Art & Entertainment | Book Reviews | Education | Entertainment Video | Health | Lifestyle | Sport | Sport Video | Search

 


The Mixit Refugee Youth Arts Project

The Mixit Refugee Youth Arts Project ignites the Silo Park with CROSSROADS

This summer Auckland’s revitalised waterfront area Wynyard Quarter will be taken over by one of the city’s most important and dynamic youth projects

A series of exhilarating performances will storm the concrete jungle with a high voltage site-specific exploration using drama, dance, acrobatics, film, music and design

Directed by Wendy Preston with an inter-disciplinary creative team of leading artists including Moss Patterson, Chris Graham, Mike Baker, Peter Hobbs, up and coming film team Votre Arme and designer Jessika Verryt

Crossroads features 30 young performers from a diverse range of refugee, migrant and local communities. The multi-cultural cast come from; Burundi, Congo, Ethiopia, Eritrea, Fiji, NZ, Palestine, Somalia, South Africa, Sudan, Tanzania and Tonga. As the young performers soar through the Silo’s city space, they will bring to life their personal stories of journeys, boundaries crossed and new territories entered. Imaginative and powerful young voices - expressed with creativity, courage, humour and celebration

In the four days leading up to the weekend event the process of completing the performance on the Silo Park site will be open to public view

January 12th and 13th three free performances will be mounted daily:
12, 2, and 4pm

Housed within the former industrial territory of the Silo interiors will be an innovative sound, film and photographic installation exploring the underlining performance themes while also offering a window into the Mixit Project. This installation will run throughout the weekend in-between performance events

Mixit is an inspirational multicultural youth project that uses the arts as a platform for empowerment, connection and for young people with refugee backgrounds to ‘mix it’ with migrant and local youth.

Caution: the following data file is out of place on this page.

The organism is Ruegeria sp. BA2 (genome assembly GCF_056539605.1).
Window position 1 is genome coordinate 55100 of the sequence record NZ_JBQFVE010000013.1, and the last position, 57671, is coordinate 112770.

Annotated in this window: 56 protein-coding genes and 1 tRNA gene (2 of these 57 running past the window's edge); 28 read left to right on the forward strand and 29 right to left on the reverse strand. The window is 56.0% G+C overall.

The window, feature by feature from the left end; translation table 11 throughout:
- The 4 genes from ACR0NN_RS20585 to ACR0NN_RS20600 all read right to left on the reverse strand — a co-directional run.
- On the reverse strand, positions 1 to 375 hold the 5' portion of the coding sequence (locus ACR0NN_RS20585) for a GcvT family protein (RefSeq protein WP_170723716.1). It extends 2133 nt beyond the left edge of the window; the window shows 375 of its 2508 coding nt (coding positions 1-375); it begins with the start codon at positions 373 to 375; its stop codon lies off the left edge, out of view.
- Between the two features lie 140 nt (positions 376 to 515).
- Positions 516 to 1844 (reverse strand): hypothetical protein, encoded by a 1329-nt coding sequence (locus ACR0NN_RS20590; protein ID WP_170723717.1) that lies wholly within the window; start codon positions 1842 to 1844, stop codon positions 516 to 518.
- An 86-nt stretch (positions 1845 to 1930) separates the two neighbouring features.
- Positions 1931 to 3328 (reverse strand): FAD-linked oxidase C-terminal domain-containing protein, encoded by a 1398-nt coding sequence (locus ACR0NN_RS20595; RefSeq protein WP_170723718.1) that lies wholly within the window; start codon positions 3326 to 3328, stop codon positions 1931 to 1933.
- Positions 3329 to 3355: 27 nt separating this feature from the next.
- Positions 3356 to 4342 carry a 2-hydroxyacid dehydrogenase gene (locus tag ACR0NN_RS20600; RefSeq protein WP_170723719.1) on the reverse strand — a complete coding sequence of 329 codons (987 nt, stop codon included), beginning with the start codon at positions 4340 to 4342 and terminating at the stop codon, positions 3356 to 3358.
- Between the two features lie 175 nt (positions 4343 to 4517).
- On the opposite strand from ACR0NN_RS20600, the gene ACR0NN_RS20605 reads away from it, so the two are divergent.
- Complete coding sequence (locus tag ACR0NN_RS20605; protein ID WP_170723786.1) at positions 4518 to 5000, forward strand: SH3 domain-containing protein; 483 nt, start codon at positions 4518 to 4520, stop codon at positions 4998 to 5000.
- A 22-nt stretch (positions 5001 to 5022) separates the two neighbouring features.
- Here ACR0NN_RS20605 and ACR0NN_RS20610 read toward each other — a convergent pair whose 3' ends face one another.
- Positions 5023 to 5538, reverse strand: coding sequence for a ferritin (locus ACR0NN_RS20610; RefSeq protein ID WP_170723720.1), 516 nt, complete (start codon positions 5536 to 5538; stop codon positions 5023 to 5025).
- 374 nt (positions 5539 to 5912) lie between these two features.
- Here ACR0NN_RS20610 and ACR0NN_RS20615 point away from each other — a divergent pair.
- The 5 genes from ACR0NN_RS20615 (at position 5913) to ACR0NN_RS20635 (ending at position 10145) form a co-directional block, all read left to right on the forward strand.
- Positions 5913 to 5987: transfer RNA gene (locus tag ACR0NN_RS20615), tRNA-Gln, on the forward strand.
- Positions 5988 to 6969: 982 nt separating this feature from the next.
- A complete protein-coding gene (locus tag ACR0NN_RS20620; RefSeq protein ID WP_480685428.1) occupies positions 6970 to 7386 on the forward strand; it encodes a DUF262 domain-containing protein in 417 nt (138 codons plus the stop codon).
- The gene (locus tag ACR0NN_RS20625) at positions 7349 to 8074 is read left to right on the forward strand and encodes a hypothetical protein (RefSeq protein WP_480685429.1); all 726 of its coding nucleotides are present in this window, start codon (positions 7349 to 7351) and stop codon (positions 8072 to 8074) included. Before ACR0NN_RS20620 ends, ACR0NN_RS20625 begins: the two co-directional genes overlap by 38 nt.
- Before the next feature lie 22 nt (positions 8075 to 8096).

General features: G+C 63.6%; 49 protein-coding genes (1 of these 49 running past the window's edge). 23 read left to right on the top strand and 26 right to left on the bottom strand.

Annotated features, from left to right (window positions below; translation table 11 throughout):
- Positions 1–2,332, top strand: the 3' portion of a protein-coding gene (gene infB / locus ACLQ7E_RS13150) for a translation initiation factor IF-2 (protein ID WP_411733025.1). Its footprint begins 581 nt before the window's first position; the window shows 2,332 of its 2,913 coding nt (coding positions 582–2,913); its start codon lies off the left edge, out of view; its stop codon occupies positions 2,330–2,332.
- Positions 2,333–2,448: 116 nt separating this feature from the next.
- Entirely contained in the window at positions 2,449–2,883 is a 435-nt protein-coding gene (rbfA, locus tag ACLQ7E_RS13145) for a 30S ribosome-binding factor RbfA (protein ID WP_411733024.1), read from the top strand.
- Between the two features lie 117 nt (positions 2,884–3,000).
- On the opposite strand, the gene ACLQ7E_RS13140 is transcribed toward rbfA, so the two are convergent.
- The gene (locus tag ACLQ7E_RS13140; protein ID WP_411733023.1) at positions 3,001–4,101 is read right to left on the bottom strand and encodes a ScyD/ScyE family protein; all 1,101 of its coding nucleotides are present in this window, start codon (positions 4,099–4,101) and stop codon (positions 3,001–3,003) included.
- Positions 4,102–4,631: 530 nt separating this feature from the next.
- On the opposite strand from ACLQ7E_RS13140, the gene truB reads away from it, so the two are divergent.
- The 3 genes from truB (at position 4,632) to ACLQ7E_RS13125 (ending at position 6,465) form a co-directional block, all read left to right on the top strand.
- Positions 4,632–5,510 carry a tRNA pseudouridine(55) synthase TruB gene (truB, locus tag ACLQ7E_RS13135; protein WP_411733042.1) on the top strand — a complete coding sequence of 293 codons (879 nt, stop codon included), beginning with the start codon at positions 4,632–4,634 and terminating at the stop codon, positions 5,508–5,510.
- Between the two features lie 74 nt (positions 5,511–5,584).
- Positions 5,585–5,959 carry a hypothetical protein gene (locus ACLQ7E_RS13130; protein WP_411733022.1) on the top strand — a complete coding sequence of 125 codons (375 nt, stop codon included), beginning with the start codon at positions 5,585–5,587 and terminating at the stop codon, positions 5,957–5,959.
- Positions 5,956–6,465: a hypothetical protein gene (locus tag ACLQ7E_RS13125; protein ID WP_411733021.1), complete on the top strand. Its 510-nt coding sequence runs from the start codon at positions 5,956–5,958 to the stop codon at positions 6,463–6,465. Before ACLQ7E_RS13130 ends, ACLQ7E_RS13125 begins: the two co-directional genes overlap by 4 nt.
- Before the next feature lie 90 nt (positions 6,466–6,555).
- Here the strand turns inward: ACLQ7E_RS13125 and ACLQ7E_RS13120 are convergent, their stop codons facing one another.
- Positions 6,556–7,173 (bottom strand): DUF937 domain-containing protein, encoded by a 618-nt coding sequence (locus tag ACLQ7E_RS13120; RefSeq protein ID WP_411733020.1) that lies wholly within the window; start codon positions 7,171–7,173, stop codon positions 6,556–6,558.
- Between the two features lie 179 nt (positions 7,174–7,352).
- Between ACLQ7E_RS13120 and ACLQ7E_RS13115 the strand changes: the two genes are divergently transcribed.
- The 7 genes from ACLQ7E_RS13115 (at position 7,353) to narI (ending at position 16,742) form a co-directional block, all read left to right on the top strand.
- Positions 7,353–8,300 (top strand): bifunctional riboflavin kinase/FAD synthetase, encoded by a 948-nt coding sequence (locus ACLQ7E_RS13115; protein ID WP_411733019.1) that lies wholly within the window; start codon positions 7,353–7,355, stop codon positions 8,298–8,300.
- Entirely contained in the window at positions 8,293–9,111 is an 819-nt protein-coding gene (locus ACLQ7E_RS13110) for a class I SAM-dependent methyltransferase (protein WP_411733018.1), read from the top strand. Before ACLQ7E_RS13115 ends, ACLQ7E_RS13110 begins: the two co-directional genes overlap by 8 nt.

Visit www.mixit.co.nz


© Scoop Media

 
 
 
 
 
Culture Headlines | Health Headlines | Education Headlines

 
Gordon Campbell: On Chuck Berry (And James Comey, And Bill English)

Back when many people were still treating rock’n’roll as a passing fad – was calypso going to be the new thing? – Chuck Berry knew that it had changed popular music forever. What is even more astonishing is that this 30-ish black r&b musician from a middle class family in St Louis could manage to recreate the world of white teenagers, at a time when the very notion of a “teenager” had just been invented. More>>

Howard Davis Review:
The Baroque Fusion Of L'arpeggiata

Named after a toccata by German composer Girolamo Kapsberger, L'Arpeggiata produces its unmistakable sonority mainly from the resonance of plucked strings, creating a tightly-woven acoustic texture that is both idiosyncratic and immediately identifiable. Director Christina Pluhar engenders this distinctive tonality associated with the ensemble she founded in 2000 by inviting musicians and vocalists from around the world to collaborate on specific projects illuminated by her musicological research. More>>

African Masks And Sculpture: Attic Discovery On Display At Expressions Whirinaki

Ranging from masks studded with nails and shards of glass to statues laden with magical metal, the works are from ethnic groups in nine countries ranging from Ivory Coast to the Democratic Republic of the Congo. More>>

Scoop Review Of Books: We’re All Lab Rats

A couple of years ago, there were reports that Silicon Valley executives were sending their children to tech-free schools. It was a story that dripped of irony: geeks in the heart of techno-utopia rejecting their ideology when it came to their own kids. But the story didn’t catch on, and an awkward question lingered. Why were the engineers of the future desperate to part their gadgets from their children? More>>

  • CensusAtSchool - Most kids have no screen-time limits
  • Netsafe - Half of NZ high school students unsupervised online

  • Obituary: Andrew Little Remembers Murray Ball

    “Murray mined a rich vein of New Zealand popular culture and exported it to the world. Wal and Dog and all the other Kiwi characters he crafted through Footrot Flats were hugely popular here and in Australia, Europe and North America." More>>

    ALSO:

    Organised Choas: NZ Fringe Festival 2017 Awards

    Three more weeks of organised chaos have come to an end with the Wellington NZ Fringe Arts Festival Awards Ceremony as a chance to celebrate all our Fringe artists for their talent, ingenuity, and chutzpah! More>>

    ALSO:

    Wellington.Scoop: Wellington Writer Wins $US165,000 Literature Prize

    Victoria University of Wellington staff member and alumna Ashleigh Young has won a prestigious Windham-Campbell Literature Prize worth USD$165,000 for her book of essays Can You Tolerate This? More>>

    ALSO:

    Scoop Review Of Books: Excerpt - Ice Bear: The Cultural History Of An Arctic Icon

    “During the last decade the image of the polar bear has moved in the public imagination from being an icon of strength, independence and survival in one of the most climatically extreme of world environments, to that of fragility, vulnerability and more generally of a global environmental crisis.” More>>

    Get More From Scoop

     
     

    LATEST HEADLINES

     
     
     
     
    Culture
    Search Scoop  
     
     
    Powered by Vodafone
    NZ independent news